Haitian orphans: Americans fight red tape to hasten adoptions
The US government has expedited orphan transfers after the earthquake in Haiti. But aid groups worry about trafficking children whose parents or other relatives still may be alive.
Sarah Grile/Palm Beach Post/AP
A shy girl named Dania cradled a doll during her “homecoming,” and an extroverted boy named Jimmy sang for a crowd of reporters – among the first of some 900 Haitian orphans expected to be airlifted out of the earthquake-damaged island nation and brought to America.
The State Department’s expedited transfer of Haitian orphans to adoptive parents in the United States has become one of the most ennobling, but also potentially controversial, moments of the Haitian earthquake tragedy, which has reportedly killed tens of thousands of people and left thousands of children orphaned.
The image of Haitian children arriving in the arms of new US parents is part of a massive outpouring of concern. Americans are now bombarding adoption agencies with offers to help care for the children. Some US aid organizations, including Roman Catholic groups in Miami, are urging the State Department to go well beyond expediting some 900 already-approved adoptions and bring thousands of earthquake orphans to the US as soon as possible.
But as rough conditions in Haiti raises pressure on authorities to airlift the children out, the disaster also exposes a complicated moral, ethical, and even political conundrum about how to measure a traumatized child’s real needs in the midst of widespread destruction and loss of life.
“This is a battle between the gut and the mind: The gut wants to go get all the kids, and the mind has to be persuaded that, as good as the motives are, that may not be the right answer for all these kids,” says Adam Pertman, executive director of the Evan B. Donaldson Adoption Institute, a nonpartisan think tank on global adoption policy.
Visa requirements waived
The unprecedented new US policy, announced Monday night by Homeland Security Secretary Janet Napolitano, involves waiving visa requirements for kids already in the adoption pipeline, including some children who had been paired with US parents but whose adoptions had not been approved by Haitian officials.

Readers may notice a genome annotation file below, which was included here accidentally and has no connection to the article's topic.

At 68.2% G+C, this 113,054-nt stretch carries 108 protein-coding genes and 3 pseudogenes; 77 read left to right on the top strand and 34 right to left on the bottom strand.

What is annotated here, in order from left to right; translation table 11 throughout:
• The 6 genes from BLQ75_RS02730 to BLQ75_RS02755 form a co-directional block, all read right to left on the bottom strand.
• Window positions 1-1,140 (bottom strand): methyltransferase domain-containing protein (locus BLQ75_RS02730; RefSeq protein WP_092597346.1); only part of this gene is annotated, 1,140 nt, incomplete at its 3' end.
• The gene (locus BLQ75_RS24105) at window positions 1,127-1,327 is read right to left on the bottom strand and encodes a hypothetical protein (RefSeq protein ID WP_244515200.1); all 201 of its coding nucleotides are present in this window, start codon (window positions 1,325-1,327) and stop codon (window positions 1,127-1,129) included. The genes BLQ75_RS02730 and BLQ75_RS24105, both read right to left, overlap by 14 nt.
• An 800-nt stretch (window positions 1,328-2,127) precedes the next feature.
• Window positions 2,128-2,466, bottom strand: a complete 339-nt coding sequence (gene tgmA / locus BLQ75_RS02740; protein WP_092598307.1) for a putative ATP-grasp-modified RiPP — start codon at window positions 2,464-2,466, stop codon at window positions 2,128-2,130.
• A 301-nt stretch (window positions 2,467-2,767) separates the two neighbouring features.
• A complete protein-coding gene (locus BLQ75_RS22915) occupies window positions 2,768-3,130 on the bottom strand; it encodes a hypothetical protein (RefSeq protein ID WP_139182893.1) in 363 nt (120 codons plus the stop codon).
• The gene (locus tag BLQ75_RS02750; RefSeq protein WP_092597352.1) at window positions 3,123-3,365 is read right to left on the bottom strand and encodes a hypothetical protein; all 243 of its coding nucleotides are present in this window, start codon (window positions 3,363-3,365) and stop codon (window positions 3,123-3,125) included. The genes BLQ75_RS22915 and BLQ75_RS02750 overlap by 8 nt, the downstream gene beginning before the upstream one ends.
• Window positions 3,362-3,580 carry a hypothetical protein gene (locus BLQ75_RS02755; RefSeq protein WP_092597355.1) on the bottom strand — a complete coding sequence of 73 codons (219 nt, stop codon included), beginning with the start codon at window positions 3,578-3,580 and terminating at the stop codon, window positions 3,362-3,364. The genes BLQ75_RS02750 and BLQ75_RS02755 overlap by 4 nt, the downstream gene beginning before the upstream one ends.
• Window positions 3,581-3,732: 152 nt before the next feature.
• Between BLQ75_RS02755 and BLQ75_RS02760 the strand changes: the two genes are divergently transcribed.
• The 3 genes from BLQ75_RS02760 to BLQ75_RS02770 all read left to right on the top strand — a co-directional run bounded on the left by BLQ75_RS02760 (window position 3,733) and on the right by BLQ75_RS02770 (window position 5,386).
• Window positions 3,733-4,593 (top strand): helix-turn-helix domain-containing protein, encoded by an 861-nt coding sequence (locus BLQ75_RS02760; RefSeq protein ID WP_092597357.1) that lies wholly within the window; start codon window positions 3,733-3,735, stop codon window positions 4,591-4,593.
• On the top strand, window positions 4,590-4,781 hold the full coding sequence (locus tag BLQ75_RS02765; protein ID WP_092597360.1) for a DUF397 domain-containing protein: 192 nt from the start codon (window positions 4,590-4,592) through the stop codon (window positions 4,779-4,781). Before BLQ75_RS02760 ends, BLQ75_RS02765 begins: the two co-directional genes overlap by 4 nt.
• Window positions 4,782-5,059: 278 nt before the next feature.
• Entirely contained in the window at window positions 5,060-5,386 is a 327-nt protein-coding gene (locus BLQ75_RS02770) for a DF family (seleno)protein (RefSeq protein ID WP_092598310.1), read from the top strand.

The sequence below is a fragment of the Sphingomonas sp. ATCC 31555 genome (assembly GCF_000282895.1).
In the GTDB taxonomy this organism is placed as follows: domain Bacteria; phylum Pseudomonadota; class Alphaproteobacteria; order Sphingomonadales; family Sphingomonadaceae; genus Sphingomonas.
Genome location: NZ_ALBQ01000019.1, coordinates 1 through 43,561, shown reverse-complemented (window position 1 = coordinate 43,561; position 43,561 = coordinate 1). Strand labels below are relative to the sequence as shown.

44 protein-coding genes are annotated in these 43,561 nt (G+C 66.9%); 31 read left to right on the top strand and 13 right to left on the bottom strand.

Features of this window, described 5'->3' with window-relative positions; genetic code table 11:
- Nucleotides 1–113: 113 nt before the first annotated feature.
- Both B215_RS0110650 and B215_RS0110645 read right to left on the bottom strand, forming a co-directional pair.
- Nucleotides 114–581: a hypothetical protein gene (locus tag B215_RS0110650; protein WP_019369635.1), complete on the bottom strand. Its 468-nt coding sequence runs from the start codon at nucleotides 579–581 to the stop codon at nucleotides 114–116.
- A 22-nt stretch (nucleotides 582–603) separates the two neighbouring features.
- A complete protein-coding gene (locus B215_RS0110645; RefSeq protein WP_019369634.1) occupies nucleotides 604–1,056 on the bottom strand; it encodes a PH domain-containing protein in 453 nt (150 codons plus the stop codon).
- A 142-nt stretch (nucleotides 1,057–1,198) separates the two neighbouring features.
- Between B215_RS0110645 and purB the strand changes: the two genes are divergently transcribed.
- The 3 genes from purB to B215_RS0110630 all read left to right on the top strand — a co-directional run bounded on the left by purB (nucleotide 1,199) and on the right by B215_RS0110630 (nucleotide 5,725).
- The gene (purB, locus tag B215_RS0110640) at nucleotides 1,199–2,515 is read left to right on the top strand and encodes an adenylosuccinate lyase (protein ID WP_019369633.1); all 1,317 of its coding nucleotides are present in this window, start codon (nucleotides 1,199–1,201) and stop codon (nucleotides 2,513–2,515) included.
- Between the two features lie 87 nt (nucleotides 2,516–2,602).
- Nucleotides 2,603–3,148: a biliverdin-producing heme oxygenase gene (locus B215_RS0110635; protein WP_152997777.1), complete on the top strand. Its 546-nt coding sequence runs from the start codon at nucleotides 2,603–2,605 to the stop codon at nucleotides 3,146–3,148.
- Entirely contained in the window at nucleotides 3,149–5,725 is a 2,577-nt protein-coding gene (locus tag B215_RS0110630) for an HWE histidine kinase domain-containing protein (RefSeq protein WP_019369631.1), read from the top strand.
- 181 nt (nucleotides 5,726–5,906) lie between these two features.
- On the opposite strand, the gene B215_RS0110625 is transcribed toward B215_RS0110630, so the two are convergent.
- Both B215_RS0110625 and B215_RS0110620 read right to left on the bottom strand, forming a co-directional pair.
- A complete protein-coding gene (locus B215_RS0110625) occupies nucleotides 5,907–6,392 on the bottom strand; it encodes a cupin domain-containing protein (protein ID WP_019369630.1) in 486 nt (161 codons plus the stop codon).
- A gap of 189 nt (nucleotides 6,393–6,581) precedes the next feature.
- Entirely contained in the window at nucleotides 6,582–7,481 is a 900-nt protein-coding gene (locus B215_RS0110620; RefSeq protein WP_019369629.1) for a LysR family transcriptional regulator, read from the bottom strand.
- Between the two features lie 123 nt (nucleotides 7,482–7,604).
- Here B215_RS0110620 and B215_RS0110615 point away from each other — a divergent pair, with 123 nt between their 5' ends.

But even as American communities welcome new adoptees into their midst and would-be parents come forward, international aid groups are urging US authorities to tread carefully to make sure children aren’t adopted away from living parents or relatives, and to keep smuggling rings from expanding on the poverty-ravaged island, once occupied by the US.
"Any hasty new adoptions would risk permanently breaking up families, causing long-term damage to already vulnerable children, and could distract from aid efforts in Haiti," the aid groups Save the Children, World Vision, and the British Red Cross said in a joint statement.
There are more than 200 orphanages in Haiti, but the United Nations Children’s Fund (UNICEF) has warned that not all the children are real orphans – and that smugglers in some cases buy children from poor parents to be sold to white adoptive parents in the US and elsewhere.
Lessons from Indonesia and Sri Lanka
Even as international adoption demands grow, countries like Indonesia and Sri Lanka have crafted stricter adoption policies to shield children from being torn from their own cultures. Critics say those policies reflect political interests and extend the amount of time children spend in institutions or on the streets.
That tension has already become evident as the orphan crisis grows in Haiti.
A delegation led by Pennsylvania Gov. Ed Rendell flew the first group of children out this week, but only after a protracted battle with Haitian officials, who under pressure from US officials finally relented and approved the transfers of all 54 children. The airlift appeared to buck the new US policy, since seven of the children had no adoptive parents lined up in the US.
One of those who did have a home waiting was 7-year-old Dania, adopted by Nathan and Catrina Brock of Toccoa, Ga. The disaster has left the girl, already shy, even more subdued, Mr. Brock said at a press conference this week in Pittsburgh. “I want to get her into dirt bikes, but I don’t know if that’s going to happen,” her new brother, Austin, told reporters.
Not knowing if big-eyed Dania was all right after the earthquake, “I had moments of madness,” Ms. Brock told the Pittsburgh Post-Gazette, explaining that the girl’s paperwork had already been lost twice as they went through a four-year process of getting a Haitian adoption approved.
The Brocks thanked state and US officials for shifting national policy to help Haiti’s struggling children.
“The world’s eyes are on Haiti,” said Ms. Brock. “There are so many orphans. Taking care of widows and orphans is God’s greatest calling for our lives.”
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